Open Spaces

Why Care About Water?


story by Nancy Schumm | photography by Lisa Stamos

Most people don’t think much about the water they drink, bathe in, or cook with until it changes color or smells funny and the only time we really think about storm-water is when it blocks roads. But water is critical to our daily lives. To really understand how water impacts us today, it is good to look at our history.

The Barrington area was opened for settlement in 1833. Land sold for $1.25 per acre and initially in 40-acre lots that were surveyed and touted as the richest loam in the world. The value of the region was enhanced by the additional plant materials available. Historic prairies and wetlands served as the Walgreens, Jewel, and Joanne Fabrics we have today. These pioneer landscapes were full of a plant diversity that could provide medicine, herbs, and food to the early farmers.

The second most attractive feature was the fresh glacial water. Once people arrived, they quickly changed the cleanliness of the water. In the early days you could drink fresh water with no impact to your intestinal system (this is not possible today). To put it into perspective, in 1833 a rule was passed in Chicago that read; “No person or persons shall throw, place or deposit, or cause to be thrown, placed or deposited any dung, carrion, dead animal, offal of other putrid or unwholesome substance, or the contents of any privy upon the margin or banks, or in the waters of Lake Michigan within the limits of said city of Chicago, or upon the margin, banks or into the waters of the Chicago River or either of its branches.” The rule was not followed. Studies eventually found a direct relationship between disposal of waste and access to clean drinking water and simple sanitation methods such as lifting the streets of the city to raise them above the dirty water in the river solved some problems, but encouraged others downstream. Water does not recover from pollution unless complete contamination is eradicated.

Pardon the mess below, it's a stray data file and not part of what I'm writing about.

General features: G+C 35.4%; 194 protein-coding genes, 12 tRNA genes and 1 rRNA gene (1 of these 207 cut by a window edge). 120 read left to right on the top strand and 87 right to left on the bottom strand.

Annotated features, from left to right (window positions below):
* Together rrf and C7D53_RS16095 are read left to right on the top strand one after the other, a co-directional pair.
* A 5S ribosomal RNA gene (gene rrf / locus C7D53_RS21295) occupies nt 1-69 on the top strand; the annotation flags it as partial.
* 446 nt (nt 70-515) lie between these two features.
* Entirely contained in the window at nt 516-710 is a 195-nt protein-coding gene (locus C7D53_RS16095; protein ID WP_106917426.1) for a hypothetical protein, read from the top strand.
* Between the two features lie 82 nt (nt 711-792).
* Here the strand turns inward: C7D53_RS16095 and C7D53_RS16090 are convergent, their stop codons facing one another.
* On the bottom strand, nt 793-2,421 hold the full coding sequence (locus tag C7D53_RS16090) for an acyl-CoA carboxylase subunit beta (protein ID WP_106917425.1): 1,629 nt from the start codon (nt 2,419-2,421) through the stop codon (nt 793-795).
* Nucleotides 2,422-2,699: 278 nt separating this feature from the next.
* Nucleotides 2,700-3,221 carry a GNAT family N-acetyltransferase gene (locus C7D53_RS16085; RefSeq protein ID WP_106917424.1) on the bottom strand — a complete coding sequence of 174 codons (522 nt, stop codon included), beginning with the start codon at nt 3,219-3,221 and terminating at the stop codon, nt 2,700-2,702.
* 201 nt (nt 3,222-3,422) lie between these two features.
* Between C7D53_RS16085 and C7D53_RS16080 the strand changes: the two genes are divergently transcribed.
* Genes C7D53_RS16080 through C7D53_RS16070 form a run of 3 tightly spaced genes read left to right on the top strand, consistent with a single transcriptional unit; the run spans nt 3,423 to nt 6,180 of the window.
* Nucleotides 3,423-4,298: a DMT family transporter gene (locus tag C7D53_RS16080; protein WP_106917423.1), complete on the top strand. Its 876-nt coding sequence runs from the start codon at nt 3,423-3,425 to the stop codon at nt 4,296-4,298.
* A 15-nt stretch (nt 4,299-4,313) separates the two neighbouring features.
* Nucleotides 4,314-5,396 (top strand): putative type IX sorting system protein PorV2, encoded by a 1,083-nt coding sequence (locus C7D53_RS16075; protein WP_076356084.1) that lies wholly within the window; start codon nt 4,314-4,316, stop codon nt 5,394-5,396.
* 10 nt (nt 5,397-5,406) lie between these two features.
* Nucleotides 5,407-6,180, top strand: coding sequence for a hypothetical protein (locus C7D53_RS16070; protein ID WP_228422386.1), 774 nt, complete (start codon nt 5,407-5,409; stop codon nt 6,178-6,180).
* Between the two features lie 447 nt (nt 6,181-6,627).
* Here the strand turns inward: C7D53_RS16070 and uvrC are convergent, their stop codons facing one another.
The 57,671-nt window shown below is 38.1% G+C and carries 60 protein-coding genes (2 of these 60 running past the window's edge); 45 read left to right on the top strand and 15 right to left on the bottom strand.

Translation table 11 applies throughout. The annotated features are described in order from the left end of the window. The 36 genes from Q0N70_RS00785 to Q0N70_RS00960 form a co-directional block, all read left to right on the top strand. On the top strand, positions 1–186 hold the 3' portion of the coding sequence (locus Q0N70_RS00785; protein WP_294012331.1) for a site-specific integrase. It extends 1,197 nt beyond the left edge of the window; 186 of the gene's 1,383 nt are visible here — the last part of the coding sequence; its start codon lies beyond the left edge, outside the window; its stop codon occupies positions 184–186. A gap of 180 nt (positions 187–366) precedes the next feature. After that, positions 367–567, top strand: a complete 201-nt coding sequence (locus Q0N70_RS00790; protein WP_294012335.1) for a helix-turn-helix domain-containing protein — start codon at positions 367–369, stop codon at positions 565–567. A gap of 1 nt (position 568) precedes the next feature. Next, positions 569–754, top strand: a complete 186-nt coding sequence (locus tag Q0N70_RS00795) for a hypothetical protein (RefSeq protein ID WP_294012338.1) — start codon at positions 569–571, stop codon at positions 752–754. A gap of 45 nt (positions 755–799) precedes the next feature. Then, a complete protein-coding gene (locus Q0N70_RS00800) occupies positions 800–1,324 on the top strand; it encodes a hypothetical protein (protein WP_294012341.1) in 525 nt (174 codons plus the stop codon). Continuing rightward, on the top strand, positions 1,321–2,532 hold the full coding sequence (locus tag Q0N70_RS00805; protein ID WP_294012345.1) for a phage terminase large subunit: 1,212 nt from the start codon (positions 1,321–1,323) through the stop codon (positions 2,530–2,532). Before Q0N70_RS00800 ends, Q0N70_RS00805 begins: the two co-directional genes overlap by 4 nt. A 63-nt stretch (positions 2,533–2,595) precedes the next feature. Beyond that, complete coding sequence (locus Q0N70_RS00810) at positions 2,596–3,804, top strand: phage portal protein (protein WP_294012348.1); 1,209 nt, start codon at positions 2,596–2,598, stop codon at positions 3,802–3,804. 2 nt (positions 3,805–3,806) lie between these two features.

Meanwhile in the suburbs, the development of drain-tiles allowed wetlands to shed excess water and send it more rapidly to the creeks and streams, so the land would be dry enough to farm. Wells were dug to reach clean drinking water below the earth surface. Initially, a settler could find clean water in a 20-foot well, but as time passed, wells needed to be deeper. Today, the average depth is greater than 140 feet below the surface.

What does this have to do with wetlands?

Wetlands function like a sponge that absorbs excess water and cleans it before it is released into groundwater or drained into rivers and streams. Chicago Wilderness estimated in 1996 that there were only 10 percent of our original wetlands remaining in existence in this area. What this means is that water drains from our houses, streets, and storm sewers very rapidly and it carries pollution like road salt, dirt, pet waste, and other pollution with it to the nearest water bodies. It no longer has a wetland to run through before hitting the primary water bodies. Add to the mix that we have a lot of turf grass that sheds water quickly instead of plants that will block and absorb this water, and the result is more dirty water. We lost our wetland sponges, and we need to protect the ones that remain because they help clean our water.

Many of the wetlands that remain have lost their full function because they became dominated by plants that don’t do a good job of filtering the water. In our eagerness to settle and build, we lost the diversity of those early pioneer plants and thus the functionality of our wetlands. Watershed groups have worked to develop easy strategies for improving and protecting our local watersheds. These groups were encouraged by the Environmental Protection Agency because they are run by locals who know the territory, rather than by government agencies who only know general ideals for watershed protection.

Industrial Age Impacts and Clean Water Regulations